As agencies of U.S. Government, NIH owns the rights to any patent to a discovery made by any NIH employee or personnel working at a NIH facility, or from a discovery that involves use of a NIH facility or use of government equipment. In general, NIH inventors must assign their rights to inventions they develop in their official duty, to the NIH. However, each NIH inventor is recognized as an inventor on any issued patent, and upon assignment of his/her rights to any invention to the NIH, such inventor will receive a share of any royalties obtained through licensing the invention, whether it is patented or not.
NIH employees and staff are required to report inventions in response to Federal laws and encouraged to help facilitate the commercial development of such discoveries, through further research and collaboration and then through patenting and licensing, in order to generate products and services that will benefit the public health.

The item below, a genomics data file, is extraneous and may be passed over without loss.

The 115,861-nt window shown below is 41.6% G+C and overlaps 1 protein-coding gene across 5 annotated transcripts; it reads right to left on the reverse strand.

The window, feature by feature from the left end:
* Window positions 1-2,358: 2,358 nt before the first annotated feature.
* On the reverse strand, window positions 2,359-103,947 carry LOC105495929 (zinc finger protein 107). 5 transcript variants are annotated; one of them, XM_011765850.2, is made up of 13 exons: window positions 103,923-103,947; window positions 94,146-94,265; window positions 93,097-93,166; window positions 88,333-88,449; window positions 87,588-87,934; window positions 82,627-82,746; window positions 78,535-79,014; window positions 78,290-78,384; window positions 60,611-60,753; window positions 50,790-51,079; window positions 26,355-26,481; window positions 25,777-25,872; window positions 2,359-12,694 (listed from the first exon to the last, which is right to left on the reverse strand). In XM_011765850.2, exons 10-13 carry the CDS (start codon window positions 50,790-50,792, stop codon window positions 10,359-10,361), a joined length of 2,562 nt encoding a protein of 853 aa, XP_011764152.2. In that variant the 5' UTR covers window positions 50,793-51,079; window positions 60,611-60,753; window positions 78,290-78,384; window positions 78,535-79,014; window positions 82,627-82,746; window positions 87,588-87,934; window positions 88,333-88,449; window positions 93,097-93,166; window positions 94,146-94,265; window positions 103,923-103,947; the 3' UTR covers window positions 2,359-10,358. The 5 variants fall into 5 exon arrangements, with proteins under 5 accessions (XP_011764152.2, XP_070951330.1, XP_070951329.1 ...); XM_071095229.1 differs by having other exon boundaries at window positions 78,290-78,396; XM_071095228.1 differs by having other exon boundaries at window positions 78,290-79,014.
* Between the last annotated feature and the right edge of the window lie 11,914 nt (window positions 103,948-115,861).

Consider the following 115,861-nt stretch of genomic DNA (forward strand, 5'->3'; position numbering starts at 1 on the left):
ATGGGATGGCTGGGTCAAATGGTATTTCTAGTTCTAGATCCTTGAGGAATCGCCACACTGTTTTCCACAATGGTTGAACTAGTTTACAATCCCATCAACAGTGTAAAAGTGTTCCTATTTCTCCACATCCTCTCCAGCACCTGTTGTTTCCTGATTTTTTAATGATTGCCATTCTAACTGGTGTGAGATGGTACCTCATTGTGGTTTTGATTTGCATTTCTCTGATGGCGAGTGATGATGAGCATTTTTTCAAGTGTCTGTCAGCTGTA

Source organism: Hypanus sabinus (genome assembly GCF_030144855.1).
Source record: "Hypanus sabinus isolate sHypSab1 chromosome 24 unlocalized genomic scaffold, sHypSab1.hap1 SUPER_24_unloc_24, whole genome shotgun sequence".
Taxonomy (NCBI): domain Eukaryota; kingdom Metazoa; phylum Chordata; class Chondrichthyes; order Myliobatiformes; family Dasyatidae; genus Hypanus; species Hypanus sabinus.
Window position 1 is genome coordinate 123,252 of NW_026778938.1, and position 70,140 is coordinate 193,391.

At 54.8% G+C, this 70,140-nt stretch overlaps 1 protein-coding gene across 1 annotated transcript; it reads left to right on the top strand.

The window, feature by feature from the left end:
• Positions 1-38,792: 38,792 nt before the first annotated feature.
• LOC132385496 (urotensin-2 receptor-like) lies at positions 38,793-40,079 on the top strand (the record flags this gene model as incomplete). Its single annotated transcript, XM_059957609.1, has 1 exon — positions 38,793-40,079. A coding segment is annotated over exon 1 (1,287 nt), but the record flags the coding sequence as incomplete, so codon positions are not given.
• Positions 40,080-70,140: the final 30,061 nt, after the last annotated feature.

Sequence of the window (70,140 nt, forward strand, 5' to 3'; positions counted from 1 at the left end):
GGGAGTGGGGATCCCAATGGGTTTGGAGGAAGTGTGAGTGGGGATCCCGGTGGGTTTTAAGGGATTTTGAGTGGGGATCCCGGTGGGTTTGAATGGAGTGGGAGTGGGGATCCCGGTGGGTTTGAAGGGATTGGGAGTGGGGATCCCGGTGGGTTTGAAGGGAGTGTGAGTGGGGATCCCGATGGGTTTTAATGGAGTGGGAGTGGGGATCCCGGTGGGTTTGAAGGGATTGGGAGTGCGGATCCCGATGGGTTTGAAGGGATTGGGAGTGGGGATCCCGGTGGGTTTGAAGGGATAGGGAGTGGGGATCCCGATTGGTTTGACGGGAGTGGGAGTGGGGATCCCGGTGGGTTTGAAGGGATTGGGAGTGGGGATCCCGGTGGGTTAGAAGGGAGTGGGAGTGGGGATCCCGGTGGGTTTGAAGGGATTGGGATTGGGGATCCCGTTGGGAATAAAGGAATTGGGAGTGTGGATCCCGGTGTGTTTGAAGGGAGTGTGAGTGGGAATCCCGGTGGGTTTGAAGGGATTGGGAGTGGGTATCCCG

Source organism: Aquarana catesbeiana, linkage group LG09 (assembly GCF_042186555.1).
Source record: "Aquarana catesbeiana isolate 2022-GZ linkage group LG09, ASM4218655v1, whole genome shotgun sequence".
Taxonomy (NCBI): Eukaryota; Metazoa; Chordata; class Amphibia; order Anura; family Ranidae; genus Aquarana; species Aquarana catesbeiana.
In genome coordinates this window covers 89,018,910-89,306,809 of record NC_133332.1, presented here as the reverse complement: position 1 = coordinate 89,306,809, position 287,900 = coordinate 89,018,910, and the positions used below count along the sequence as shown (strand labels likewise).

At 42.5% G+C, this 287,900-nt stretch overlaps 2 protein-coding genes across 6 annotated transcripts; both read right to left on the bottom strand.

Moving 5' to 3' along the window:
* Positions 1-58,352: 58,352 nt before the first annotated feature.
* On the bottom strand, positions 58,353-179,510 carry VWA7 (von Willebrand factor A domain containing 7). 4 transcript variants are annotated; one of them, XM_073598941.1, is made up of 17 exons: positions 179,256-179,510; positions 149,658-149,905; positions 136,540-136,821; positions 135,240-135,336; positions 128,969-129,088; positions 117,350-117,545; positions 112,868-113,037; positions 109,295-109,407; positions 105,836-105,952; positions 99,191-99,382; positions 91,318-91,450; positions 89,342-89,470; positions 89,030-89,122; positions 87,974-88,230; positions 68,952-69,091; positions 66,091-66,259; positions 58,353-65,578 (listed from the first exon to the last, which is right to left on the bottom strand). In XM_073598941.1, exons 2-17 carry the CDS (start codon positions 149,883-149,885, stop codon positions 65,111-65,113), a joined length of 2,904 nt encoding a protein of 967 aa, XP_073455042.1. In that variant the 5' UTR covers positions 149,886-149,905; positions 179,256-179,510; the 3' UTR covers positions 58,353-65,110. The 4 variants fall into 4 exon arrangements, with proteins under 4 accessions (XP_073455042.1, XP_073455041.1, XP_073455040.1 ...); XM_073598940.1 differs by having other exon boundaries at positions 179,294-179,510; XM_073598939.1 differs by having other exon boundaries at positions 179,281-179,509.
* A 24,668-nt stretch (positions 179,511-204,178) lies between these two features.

Reportable inventions include:
- Compounds (or other compositions of matter);
- Methods of use; and
- Unique biological materials with commercial applications such as transgenic mice and cell lines.
A patentable invention must be:
- non-obvious to those trained in that area of research;
- novel; and
- have a practical use.
Timely reporting of discoveries is critical, because patent protection may be lost if an invention is publicly disclosed prior to filing a patent application.
A public disclosure may include:
- Talks, presentations, posters;
- Publications, including titles and abstracts posted on websites;
- Internet postings;
- Graduate student theses, job interviews; and
- Discussions with non-NIH personnel without a Confidential Disclosure Agreement (CDA) in place.